Today’s process

Usually, when we talk about what’s going on with our APIs, we’re focusing on new features and other technical changes. However, we don’t talk much about our processes – how we figure out our roadmap and strategies for the year ahead, how we decide on which features to work on and how to implement them, and how we work with partners and customers to build new features.

Traditionally, many companies have tended to conduct their development according to the preferences and instincts of one or a couple of people in charge. This approach can be very successful, but it can also lead to time wasted on building features that end up being used by very few customers.

At e-conomic we have always emphasized listening to the input and needs of our users. In the API team, we have now decided to take that approach even further and actually involve external partners in the planning and development process.

Collaborating with FTZ

FTZ logoEarlier this month we introduced the ability to send e-conomic API invoices via MobilePay Invoice. For this project, we partnered up with FTZ that asked us early on if we would support MobilePay in our REST API. Together with them we defined requirements for this project by looking into what the changes in REST should look like in order to expose MobilePay Invoice, and what exactly needed to be exposed.

We decided to leave the entire setup of MobilePay to be conducted inside of the web application, which allowed us a quicker time-to-market, and build things in MVP fashion. To further speed up time-to-market, we didn’t stop at defining requirements together – we actually did parallel development together with the FTZ engineers.

This way, we were able to together work on the implementation, with us working on exposing the feature in the API, and FTZ working on consuming MobilePay Invoice in their custom solution.

Working together also allowed us to fix some potentially major issues which occurred during the deployment. They were caught quickly and communicated by FTZ, allowing us to solve the issue before it was noticed by any other partner.

We also worked together on the business level in order to roll out this feature. The entire marketing campaign was coordinated between us and FTZ so that on the day of release we were able to quickly see the uptake of MobilePay Invoice by the end-consumers.

This wouldn’t have been possible without a close collaboration, and we wouldn’t have been able to see the usage for the first few days and weeks after the release. Thanks to this partnership we were able to get instant confirmation that our proof of concept actually worked and could easily be used by other partners.

Defining requirements with partners

For our next major project – building an accounting (/journals) endpoint in REST – we’re taking an even more structured approach to the development process.

We have teamed up with five partners who have each provided their input to what this endpoint should include. They represent very different domains and sizes, thus ensuring that we cover the needs of all our end-consumers. All companies showed a very collaborative approach and they were happy to contribute to this project.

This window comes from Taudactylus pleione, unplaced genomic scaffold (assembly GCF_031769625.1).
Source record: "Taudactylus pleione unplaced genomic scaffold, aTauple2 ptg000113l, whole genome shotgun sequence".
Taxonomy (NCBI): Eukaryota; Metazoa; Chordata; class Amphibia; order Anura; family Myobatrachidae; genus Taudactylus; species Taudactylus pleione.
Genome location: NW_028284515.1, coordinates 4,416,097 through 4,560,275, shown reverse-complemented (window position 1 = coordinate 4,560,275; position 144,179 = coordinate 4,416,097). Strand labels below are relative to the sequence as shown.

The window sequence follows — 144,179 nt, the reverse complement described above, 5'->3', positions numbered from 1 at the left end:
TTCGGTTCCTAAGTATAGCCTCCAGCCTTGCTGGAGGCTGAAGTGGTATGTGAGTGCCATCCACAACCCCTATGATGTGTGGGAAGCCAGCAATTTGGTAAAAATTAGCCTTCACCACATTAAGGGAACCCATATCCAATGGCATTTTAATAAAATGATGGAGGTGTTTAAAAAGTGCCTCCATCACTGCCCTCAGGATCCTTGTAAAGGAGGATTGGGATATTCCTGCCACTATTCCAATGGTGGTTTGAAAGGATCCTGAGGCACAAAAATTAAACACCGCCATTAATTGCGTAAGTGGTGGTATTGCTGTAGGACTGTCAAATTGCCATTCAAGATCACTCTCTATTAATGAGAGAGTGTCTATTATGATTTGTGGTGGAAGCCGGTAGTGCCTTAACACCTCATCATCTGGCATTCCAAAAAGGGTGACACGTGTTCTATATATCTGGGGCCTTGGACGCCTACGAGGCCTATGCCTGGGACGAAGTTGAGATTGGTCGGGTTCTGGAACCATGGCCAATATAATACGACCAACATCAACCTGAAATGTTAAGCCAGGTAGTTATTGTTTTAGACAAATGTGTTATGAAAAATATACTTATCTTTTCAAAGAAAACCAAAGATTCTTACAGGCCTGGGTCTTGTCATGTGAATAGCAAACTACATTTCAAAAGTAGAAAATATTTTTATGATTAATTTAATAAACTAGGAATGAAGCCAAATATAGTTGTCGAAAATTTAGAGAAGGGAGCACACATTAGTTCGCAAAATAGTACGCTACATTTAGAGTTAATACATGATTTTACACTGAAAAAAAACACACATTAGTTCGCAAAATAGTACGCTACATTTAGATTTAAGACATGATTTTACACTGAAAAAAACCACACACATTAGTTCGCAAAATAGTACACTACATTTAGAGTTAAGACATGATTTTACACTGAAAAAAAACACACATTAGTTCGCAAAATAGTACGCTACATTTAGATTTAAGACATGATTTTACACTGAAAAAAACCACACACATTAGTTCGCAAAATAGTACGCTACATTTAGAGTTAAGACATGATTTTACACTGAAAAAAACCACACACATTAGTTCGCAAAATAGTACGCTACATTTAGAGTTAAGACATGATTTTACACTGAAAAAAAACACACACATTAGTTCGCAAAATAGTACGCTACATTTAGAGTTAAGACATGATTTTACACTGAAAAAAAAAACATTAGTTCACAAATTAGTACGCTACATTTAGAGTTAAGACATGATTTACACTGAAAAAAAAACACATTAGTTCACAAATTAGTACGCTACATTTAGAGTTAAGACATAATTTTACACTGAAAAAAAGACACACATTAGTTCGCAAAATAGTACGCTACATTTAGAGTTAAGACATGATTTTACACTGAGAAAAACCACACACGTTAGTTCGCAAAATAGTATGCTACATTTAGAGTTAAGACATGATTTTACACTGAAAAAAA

It’s still to early to discuss the full output, but from what we can see just from the requirements-gathering process this collaboration will be fruitful. For one thing, it has given us a much better insight into the expectations of our partners and allowed us to reduce the possible feature-set on accounting. This saves time which can instead be used to develop other endpoints or entirely new features, which is a win-win situation for all of us!

We’ve been using Trello as a collaboration tool and have worked with the partners on refining requirements so that we now have nice-to-have’s and need-to-have’s for the endpoint clearly set out.


By involving partners in the process like this, we’re in a much better position to build new endpoints that actually reflect the needs and concerns of those who are going to use the endpoints.

As we build the accounting endpoint (/journals), we will move forward together with the partners to ensure that we stay on the right path and make the right decisions for creating the most useful endpoint we can. By the end of Q1, we expect to be ready with the first results of our work on the endpoint.

Sharing the roadmap

On the note of when we expect to have features ready, we’re also planning to share the roadmaps for what we will be working on in both the short-, mid- and long-term. This is also an initiative related to the focus on increased collaboration with partners.

By sharing roadmaps, we will be giving partners a much better and fairer chance of planning their work around what we will be building. This even applies to developers with integrations to our SOAP API. Knowing what is coming up in REST could be very useful when they determine which features to focus on.

A very important note in relation to roadmaps: They are meant to reflect our view of future work at a specific point in time, meaning that the longer we get into the future, the less certain and reliable they are. Even in the short-term, we may re-prioritize or shuffle features around based on changes in the outside world or shifting priorities internally. But they are still useful as a general guideline for what we will be working on.

We will be sharing our roadmap on our developer portal within a few days – stay tuned.

Want to contribute to the e-conomic API development?

We’re continually looking for partners with great domain knowledge that would like to collaborate with us on defining requirements and building new features and endpoints for the e-conomic APIs.

If you’re interested, please contact the API Team and let us figure out how we can collaborate and help each other going forward.